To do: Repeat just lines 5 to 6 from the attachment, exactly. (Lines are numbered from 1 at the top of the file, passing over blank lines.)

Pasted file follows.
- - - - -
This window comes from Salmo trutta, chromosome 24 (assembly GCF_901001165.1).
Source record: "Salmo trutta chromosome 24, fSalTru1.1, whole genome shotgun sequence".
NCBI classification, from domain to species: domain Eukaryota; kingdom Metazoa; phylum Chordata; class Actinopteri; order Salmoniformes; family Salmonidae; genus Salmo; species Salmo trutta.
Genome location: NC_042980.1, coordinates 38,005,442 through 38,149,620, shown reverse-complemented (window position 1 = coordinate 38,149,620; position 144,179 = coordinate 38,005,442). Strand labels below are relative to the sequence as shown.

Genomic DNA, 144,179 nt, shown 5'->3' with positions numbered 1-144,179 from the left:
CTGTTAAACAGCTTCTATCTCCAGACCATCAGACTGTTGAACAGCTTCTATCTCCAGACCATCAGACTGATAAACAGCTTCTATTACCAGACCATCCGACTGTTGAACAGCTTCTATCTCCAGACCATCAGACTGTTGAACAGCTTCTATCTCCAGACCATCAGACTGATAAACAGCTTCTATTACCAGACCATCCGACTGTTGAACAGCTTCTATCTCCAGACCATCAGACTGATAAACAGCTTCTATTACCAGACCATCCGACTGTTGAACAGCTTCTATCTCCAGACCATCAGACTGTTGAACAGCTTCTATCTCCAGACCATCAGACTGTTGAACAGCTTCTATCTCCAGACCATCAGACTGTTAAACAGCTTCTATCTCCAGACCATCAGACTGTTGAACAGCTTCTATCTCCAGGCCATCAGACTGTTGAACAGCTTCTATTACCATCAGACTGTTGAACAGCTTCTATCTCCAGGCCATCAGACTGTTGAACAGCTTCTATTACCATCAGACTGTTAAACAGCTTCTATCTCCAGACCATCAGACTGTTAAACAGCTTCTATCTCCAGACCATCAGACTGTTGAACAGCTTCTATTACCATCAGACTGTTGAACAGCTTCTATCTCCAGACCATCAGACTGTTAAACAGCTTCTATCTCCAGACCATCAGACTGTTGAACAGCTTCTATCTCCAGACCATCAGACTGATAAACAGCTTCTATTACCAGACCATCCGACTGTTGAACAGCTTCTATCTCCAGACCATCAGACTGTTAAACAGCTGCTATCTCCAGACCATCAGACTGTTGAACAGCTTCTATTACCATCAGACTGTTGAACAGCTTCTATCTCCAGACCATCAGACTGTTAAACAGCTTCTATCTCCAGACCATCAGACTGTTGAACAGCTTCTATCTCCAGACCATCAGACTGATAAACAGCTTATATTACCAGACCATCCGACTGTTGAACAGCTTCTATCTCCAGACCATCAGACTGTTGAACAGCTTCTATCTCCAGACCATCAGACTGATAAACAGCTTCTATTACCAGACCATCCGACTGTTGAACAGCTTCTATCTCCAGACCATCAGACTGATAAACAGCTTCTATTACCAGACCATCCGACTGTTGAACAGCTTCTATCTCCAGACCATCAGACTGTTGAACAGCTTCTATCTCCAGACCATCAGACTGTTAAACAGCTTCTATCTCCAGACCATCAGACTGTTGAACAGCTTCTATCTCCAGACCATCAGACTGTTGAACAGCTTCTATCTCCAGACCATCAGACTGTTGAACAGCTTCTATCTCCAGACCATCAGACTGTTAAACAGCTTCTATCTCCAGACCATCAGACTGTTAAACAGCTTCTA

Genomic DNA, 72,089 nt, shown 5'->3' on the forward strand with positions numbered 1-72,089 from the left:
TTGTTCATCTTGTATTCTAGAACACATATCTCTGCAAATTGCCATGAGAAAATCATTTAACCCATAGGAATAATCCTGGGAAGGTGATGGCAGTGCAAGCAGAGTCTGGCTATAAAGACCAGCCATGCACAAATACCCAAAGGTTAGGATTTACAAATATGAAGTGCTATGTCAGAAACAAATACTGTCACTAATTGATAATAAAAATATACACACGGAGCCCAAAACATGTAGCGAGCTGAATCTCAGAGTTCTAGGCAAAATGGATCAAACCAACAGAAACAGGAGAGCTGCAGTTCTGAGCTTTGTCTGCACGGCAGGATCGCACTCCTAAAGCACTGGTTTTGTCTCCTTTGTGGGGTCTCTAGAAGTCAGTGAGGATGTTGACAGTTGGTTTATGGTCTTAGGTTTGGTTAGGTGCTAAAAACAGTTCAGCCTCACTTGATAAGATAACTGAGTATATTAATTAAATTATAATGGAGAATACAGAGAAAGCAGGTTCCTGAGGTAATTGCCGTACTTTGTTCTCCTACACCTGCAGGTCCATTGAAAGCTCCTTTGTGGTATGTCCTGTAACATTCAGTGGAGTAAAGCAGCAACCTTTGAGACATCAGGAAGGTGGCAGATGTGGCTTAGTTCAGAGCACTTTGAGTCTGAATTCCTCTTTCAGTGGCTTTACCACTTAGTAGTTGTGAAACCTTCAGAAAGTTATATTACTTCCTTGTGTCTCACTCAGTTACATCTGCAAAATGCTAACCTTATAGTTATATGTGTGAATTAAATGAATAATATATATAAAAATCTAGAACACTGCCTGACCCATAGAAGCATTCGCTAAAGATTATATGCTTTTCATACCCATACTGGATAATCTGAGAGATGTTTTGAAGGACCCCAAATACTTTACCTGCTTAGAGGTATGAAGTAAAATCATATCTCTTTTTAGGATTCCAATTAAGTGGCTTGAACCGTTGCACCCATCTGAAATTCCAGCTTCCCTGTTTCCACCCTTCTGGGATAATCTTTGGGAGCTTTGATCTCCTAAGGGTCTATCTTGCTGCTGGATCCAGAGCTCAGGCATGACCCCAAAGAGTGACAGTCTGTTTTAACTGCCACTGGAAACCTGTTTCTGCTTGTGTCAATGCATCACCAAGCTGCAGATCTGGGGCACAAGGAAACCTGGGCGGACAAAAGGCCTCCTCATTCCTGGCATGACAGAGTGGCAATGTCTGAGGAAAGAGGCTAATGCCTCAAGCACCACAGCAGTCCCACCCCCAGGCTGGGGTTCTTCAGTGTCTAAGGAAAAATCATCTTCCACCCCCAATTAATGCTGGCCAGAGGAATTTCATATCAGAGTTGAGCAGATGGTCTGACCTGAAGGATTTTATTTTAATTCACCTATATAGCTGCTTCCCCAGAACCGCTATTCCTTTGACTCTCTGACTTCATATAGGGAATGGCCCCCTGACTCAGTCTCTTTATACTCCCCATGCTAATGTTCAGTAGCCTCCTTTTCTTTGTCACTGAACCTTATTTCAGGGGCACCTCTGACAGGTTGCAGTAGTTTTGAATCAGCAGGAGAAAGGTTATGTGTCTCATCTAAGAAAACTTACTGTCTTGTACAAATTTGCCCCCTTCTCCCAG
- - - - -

Genomic DNA, 144,179 nt, shown 5'->3' with positions numbered 1-144,179 from the left:
CTGTTAAACAGCTTCTATCTCCAGACCATCAGACTGTTGAACAGCTTCTATCTCCAGACCATCAGACTGATAAACAGCTTCTATTACCAGACCATCCGACTGTTGAACAGCTTCTATCTCCAGACCATCAGACTGTTGAACAGCTTCTATCTCCAGACCATCAGACTGATAAACAGCTTCTATTACCAGACCATCCGACTGTTGAACAGCTTCTATCTCCAGACCATCAGACTGATAAACAGCTTCTATTACCAGACCATCCGACTGTTGAACAGCTTCTATCTCCAGACCATCAGACTGTTGAACAGCTTCTATCTCCAGACCATCAGACTGTTGAACAGCTTCTATCTCCAGACCATCAGACTGTTAAACAGCTTCTATCTCCAGACCATCAGACTGTTGAACAGCTTCTATCTCCAGGCCATCAGACTGTTGAACAGCTTCTATTACCATCAGACTGTTGAACAGCTTCTATCTCCAGGCCATCAGACTGTTGAACAGCTTCTATTACCATCAGACTGTTAAACAGCTTCTATCTCCAGACCATCAGACTGTTAAACAGCTTCTATCTCCAGACCATCAGACTGTTGAACAGCTTCTATTACCATCAGACTGTTGAACAGCTTCTATCTCCAGACCATCAGACTGTTAAACAGCTTCTATCTCCAGACCATCAGACTGTTGAACAGCTTCTATCTCCAGACCATCAGACTGATAAACAGCTTCTATTACCAGACCATCCGACTGTTGAACAGCTTCTATCTCCAGACCATCAGACTGTTAAACAGCTGCTATCTCCAGACCATCAGACTGTTGAACAGCTTCTATTACCATCAGACTGTTGAACAGCTTCTATCTCCAGACCATCAGACTGTTAAACAGCTTCTATCTCCAGACCATCAGACTGTTGAACAGCTTCTATCTCCAGACCATCAGACTGATAAACAGCTTATATTACCAGACCATCCGACTGTTGAACAGCTTCTATCTCCAGACCATCAGACTGTTGAACAGCTTCTATCTCCAGACCATCAGACTGATAAACAGCTTCTATTACCAGACCATCCGACTGTTGAACAGCTTCTATCTCCAGACCATCAGACTGATAAACAGCTTCTATTACCAGACCATCCGACTGTTGAACAGCTTCTATCTCCAGACCATCAGACTGTTGAACAGCTTCTATCTCCAGACCATCAGACTGTTAAACAGCTTCTATCTCCAGACCATCAGACTGTTGAACAGCTTCTATCTCCAGACCATCAGACTGTTGAACAGCTTCTATCTCCAGACCATCAGACTGTTGAACAGCTTCTATCTCCAGACCATCAGACTGTTAAACAGCTTCTATCTCCAGACCATCAGACTGTTAAACAGCTTCTA